Addiction to morphine a growing problem in Oman

Muscat - 

Morphine addiction is a growing problem among Omani youth, who have easy access to the drug smuggled into the country from overseas, according to representatives from one of the world's renowned addiction rehabilitation centres.

The scale of the problem in Oman is not greater than regional countries such as Saudi Arabia or Iran and is concentrated among Oman's middle class families, stated Simon Lewis, director at The Cabin Chiang Mai in Thailand, and Alastair Mordey, programme director. In an interview on Monday, they said they hoped to raise awareness on the problem. The Cabin Chiang Mai is an inpatient addiction treatment facility in northern Thailand. Lewis and Mordey arrived in Oman on Sunday for a four-day trip to hold meetings with clients and build contacts with local doctors.

“We deal with quite a lot of cases from Oman. It is probably the place from where we get the largest number of clients for rehabilitation. Oman is not behind the rest of the world, it is just moving at the same pace, and you are never going to stop drugs from coming into a country. There will always be people who require them and people willing to supply; eradication is just not possible,” said Lewis.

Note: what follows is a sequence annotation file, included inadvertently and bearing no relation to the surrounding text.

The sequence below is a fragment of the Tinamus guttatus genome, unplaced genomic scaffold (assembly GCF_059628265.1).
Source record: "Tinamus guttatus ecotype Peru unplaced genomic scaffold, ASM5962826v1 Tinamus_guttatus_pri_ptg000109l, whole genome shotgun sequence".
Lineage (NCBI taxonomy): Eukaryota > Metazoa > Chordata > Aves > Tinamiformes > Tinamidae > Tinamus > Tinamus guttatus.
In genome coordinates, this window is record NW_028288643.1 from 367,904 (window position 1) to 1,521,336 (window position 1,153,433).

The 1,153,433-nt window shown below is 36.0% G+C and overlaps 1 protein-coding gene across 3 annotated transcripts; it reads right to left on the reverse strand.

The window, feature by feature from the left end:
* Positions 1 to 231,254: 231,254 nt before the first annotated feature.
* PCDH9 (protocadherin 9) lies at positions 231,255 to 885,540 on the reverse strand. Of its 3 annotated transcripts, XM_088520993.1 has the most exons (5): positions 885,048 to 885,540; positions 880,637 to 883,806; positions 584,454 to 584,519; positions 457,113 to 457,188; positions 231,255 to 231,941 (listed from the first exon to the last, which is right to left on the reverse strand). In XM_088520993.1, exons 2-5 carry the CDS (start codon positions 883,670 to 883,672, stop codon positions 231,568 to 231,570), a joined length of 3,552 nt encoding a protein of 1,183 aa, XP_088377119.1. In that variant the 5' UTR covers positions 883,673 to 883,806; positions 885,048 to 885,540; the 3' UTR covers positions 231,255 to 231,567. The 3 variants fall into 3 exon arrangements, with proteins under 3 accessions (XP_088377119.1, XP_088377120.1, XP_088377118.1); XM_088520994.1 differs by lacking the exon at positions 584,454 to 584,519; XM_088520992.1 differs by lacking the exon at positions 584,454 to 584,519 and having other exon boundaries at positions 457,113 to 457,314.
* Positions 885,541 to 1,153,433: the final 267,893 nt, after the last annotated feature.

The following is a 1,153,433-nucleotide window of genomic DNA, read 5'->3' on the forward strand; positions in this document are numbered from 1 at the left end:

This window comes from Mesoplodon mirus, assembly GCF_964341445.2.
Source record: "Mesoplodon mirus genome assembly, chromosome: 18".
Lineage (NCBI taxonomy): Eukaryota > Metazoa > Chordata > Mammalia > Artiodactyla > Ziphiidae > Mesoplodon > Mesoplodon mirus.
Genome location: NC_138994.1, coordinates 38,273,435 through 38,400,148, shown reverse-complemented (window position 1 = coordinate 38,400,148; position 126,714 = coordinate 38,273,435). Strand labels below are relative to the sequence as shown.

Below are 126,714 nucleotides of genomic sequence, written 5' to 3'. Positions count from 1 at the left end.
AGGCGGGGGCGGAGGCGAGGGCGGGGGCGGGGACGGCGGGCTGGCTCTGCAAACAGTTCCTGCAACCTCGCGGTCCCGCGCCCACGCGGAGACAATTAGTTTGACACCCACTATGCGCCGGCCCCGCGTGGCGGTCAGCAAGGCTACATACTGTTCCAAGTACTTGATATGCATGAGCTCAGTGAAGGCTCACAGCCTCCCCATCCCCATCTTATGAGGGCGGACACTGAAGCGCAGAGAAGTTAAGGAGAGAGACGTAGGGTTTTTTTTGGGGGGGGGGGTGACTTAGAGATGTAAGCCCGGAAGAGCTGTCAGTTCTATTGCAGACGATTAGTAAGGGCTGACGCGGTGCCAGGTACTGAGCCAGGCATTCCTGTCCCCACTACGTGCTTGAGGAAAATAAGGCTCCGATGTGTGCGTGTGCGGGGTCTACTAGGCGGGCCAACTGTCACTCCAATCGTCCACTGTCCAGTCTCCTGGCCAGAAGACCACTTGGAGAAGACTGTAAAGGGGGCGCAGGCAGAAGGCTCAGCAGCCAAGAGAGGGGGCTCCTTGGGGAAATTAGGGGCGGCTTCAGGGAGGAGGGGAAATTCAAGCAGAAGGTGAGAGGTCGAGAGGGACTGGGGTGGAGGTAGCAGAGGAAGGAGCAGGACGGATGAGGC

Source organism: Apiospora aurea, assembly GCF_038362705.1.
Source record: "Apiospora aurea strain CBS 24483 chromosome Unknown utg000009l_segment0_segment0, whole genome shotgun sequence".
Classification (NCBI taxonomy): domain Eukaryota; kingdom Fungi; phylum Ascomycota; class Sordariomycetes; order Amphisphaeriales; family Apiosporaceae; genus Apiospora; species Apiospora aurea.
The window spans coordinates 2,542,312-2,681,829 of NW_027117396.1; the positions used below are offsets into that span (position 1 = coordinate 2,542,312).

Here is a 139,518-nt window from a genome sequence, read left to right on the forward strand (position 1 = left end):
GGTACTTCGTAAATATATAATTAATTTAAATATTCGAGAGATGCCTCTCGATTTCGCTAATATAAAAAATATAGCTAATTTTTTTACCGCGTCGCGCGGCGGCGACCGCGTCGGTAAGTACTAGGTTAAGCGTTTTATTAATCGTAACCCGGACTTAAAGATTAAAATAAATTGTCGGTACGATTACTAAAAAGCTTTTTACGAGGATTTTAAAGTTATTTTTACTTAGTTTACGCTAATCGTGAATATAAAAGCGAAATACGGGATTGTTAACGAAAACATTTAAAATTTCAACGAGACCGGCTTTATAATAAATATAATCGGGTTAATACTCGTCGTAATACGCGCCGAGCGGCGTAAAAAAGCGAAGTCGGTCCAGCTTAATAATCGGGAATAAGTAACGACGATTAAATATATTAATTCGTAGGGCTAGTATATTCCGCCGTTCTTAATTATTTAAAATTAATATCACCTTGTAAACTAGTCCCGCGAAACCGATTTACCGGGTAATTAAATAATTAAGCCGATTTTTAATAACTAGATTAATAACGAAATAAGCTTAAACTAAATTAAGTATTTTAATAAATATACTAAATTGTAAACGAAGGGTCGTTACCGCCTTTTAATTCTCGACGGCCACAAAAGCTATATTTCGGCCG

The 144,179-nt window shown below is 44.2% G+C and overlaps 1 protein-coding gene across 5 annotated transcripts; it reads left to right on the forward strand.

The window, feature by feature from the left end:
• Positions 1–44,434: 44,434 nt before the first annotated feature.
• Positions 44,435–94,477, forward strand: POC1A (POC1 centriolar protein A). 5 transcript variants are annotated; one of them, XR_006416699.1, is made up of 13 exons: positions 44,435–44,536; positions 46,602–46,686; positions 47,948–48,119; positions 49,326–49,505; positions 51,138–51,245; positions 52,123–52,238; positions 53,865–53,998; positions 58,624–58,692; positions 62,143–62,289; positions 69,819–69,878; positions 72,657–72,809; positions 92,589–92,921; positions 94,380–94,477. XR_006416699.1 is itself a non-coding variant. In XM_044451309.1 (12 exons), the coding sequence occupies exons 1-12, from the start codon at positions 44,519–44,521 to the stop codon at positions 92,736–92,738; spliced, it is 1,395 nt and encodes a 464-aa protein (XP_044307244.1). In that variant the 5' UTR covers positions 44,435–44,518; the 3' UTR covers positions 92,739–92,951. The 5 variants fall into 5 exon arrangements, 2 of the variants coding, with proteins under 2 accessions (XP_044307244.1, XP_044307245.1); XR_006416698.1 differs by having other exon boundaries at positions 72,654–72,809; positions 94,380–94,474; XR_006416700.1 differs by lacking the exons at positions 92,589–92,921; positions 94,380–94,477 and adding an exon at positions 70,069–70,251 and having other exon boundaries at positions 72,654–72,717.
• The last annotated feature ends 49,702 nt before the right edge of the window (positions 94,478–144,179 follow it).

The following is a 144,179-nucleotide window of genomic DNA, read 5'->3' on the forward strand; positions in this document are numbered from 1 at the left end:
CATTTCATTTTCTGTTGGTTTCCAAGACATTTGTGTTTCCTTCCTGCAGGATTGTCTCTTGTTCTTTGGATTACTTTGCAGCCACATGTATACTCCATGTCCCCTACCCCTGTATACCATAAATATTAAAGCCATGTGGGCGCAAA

Echoing these views, Mordey said they were also approached by concerned parents during their trip as word got around of their arrival. “There is an issue here with morphine addiction, and it is growing by the looks of it. It affects middle class families more as the children have access to money, and you need a lot of it for morphine addiction,” he said.

Treatment of morphine addiction in Oman at present is limited, and it mostly deals with physical symptoms and consequences. What Oman and many countries around the world lack is the capability to look at the psychological care that is necessary to treat the patient.

“With serious drug addicts, you need residential treatment for a considerable time period. The brain will repair itself in a few months, but you need psychological help as well to give addicts half a chance,” said Mordey.

Lewis said that establishing such a centre in Oman wouldn’t necessarily solve the problem as a single location would likely contain addicts who know each other, making it easier to acquire the drug. “It helps to be away from the usual environment,” he added.

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